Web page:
Could it be done?

Technically very easy, but publicly and politically unpopular.

Would it raise enough money?

A significant increase could easily generate much of the needed near-term funding.

2. Vehicle Miles Traveled (VMT) Taxes

A VMT tax is based on the number of miles driven. Collecting such a tax would require a new reporting mechanism to determine the number of miles each motorist drives. No state has yet enacted a VMT tax, although some states are investigating the concept, and Oregon is conducting pilot tests.

Could it be done?

Yes, but complex and costly to implement; fraud and privacy issues need to be addressed; not likely to happen in the near term.

Would it raise enough money?

It could, if set at a high enough rate and regularly adjusted to meet fiscal needs or keep pace with inflation.

3. Tolling and “Road Pricing”

It’s becoming increasingly common to levy tolls on motorists who drive in special express lanes or on new toll roads.

Could it be done?

Advances in electronic tolling make it easier to implement. But charging a fee to use existing regular lanes and streets—proposed by some officials—is very unpopular.

Would it raise enough money?

Tolls could help build new roads, lanes, and related transit services, but they won’t generate enough money to pay for the rest of the  transportation system.

4. Increase the Vehicle License Fee (VLF) or Registration Fee

The VLF (0.65 percent of a car’s value—$65 for a $10,000 car) currently raises about $2 billion a year to pay for local government services. Vehicle registration and other DMV fees raise about $2.8 billion per year (about $100 per registered vehicle) and pay for motorist services, such as the CHP and DMV.

Could it be done?

Technically easy; publicly and politically extremely unpopular. California voters have repeatedly rejected this option.

Would it raise enough money?

Only if the amount of increase is very high.

5. Sales Taxes Specifically for Transportation

California voters have a long history of approving special sales taxes to fund specific transportation projects, usually in half-cent increments at the county level. A statewide sales tax could augment or replace the gas tax. A 1 percent tax would generate more than $6 billion a year.

Could it be done? 

Popular because funds stay local and voters know how money will be used. A statewide option could be successful if it follows the same model.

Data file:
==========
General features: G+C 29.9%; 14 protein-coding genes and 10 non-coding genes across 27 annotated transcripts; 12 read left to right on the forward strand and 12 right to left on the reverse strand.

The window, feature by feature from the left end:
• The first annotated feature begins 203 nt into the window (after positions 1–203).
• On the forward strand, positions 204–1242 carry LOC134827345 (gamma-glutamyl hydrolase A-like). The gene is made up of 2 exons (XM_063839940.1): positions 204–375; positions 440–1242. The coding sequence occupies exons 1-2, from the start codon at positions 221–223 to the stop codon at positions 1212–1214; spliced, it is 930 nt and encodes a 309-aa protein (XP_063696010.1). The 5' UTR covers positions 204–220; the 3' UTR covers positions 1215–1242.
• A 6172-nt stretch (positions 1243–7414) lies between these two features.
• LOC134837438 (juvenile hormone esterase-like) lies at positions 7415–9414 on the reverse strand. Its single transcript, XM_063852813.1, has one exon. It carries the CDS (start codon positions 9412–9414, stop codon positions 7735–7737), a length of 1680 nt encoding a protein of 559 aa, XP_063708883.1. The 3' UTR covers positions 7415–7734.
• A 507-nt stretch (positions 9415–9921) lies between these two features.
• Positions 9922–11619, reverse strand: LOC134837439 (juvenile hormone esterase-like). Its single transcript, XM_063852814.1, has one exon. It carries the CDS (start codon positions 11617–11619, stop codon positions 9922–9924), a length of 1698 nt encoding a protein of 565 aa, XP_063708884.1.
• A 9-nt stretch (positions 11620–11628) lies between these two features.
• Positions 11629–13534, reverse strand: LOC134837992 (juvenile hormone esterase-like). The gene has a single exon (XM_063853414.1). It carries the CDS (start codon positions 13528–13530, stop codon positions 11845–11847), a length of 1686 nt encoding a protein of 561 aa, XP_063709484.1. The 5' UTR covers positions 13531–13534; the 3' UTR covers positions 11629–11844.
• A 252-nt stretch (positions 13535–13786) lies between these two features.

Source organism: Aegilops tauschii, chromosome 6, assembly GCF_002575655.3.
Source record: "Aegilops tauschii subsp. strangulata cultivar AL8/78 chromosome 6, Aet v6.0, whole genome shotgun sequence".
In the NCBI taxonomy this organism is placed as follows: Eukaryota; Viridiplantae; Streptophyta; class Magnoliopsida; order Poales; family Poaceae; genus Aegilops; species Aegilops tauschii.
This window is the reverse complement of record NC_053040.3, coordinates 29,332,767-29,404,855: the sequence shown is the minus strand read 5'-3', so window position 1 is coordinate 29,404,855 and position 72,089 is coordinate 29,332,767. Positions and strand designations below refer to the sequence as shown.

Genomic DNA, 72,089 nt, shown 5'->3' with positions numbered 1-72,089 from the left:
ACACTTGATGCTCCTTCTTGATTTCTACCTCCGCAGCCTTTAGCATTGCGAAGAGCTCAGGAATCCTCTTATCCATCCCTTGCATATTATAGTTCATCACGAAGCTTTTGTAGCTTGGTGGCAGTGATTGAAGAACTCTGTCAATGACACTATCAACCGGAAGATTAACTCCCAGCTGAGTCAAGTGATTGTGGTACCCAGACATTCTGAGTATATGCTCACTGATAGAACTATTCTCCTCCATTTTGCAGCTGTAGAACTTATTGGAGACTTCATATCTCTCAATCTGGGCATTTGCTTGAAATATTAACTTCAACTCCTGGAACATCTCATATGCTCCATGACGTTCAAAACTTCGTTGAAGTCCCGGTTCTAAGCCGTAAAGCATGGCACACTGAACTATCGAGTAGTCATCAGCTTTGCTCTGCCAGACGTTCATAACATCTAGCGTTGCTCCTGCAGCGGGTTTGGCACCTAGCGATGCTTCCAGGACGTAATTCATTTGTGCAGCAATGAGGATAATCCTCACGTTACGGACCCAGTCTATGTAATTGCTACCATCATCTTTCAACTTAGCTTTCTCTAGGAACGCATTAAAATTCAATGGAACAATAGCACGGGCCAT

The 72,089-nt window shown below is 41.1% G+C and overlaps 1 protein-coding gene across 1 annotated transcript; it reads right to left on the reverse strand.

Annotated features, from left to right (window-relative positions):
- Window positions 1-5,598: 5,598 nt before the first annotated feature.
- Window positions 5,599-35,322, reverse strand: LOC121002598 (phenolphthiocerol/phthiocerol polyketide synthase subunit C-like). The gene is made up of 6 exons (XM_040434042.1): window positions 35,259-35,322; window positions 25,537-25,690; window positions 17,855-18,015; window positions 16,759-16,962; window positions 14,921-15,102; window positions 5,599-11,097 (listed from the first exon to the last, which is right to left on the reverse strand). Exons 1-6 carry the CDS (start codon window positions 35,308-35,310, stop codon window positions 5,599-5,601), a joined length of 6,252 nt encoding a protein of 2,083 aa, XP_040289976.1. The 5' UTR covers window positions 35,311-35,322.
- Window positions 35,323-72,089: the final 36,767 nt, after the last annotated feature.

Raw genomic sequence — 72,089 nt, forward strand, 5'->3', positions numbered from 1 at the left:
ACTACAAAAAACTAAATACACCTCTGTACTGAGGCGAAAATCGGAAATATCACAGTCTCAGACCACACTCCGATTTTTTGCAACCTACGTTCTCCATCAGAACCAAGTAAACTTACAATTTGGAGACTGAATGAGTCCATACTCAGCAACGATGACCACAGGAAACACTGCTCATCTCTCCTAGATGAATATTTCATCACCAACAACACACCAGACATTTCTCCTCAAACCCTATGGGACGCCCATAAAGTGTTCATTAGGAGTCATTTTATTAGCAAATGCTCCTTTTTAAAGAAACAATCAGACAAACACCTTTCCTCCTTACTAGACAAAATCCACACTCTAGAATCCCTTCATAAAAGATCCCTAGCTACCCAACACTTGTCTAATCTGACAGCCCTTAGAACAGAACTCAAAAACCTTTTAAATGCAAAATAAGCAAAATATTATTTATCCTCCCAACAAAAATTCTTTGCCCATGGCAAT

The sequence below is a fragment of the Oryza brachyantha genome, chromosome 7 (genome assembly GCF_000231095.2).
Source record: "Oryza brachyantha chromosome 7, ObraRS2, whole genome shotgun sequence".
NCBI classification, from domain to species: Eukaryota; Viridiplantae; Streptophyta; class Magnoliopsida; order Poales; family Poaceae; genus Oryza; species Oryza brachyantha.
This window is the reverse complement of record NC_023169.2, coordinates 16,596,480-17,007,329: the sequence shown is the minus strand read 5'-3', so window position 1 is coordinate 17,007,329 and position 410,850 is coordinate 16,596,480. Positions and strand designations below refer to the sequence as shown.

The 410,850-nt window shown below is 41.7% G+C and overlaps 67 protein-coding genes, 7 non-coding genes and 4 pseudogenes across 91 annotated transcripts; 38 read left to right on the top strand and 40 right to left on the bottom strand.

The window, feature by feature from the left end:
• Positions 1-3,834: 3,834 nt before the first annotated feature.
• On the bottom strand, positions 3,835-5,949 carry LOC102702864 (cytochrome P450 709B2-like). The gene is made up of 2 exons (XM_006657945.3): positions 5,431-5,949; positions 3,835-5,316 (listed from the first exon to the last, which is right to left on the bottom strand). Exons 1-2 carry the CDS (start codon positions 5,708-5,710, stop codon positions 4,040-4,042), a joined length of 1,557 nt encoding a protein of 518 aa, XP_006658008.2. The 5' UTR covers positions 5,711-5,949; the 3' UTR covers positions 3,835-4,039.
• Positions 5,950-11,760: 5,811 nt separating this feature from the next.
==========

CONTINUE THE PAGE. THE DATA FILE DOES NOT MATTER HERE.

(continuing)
Would it raise enough money?

It could. Current local taxes generate over $4 billion a year for roads and transit in the 19 counties that have them; revenue grows with the population, the economy, and inflation.

6. Infrastructure Bonds

Bonds are like taking out a mortgage. The government borrows money to build a road or rail line and uses future tax revenue to repay the money over time. California voters approved nearly $20 billion in transportation bonds in 2006 to fund key projects that might not otherwise have been built—and created an ongoing debt for taxpayers.

Could it be done?

Voters have to be willing to approve bonds for specific purposes.

Would it raise enough money?

Probably not. Bonds usually build capital projects but don’t address ongoing operations and maintenance needs. And some amount of future taxes would have to be set aside to repay the bonds.

Where It Comes From

Transportation funding is complicated. Much of the money comes from motorists and other system users, is put into different pots, and is then allocated according to complex formulas. The illustrations on these pages are a simplified snapshot of the current funding picture in California.

* Does not include one-time state bonds.



What You Pay Per Gallon in Taxes

*Includes 2-cent/gallon state underground storage tank fee.
**Most Southern California counties have a 0.5 percent local transportation sales tax program; in Los Angeles County it’s 1.5 percent.
***Price varies daily.

Craig Scott is a transportation policy specialist at the Auto Club of Southern California.

Would you pay more to fix roads and transit lines? How about for new or expanded facilities to reduce congestion and improve safety? Let us know what you think.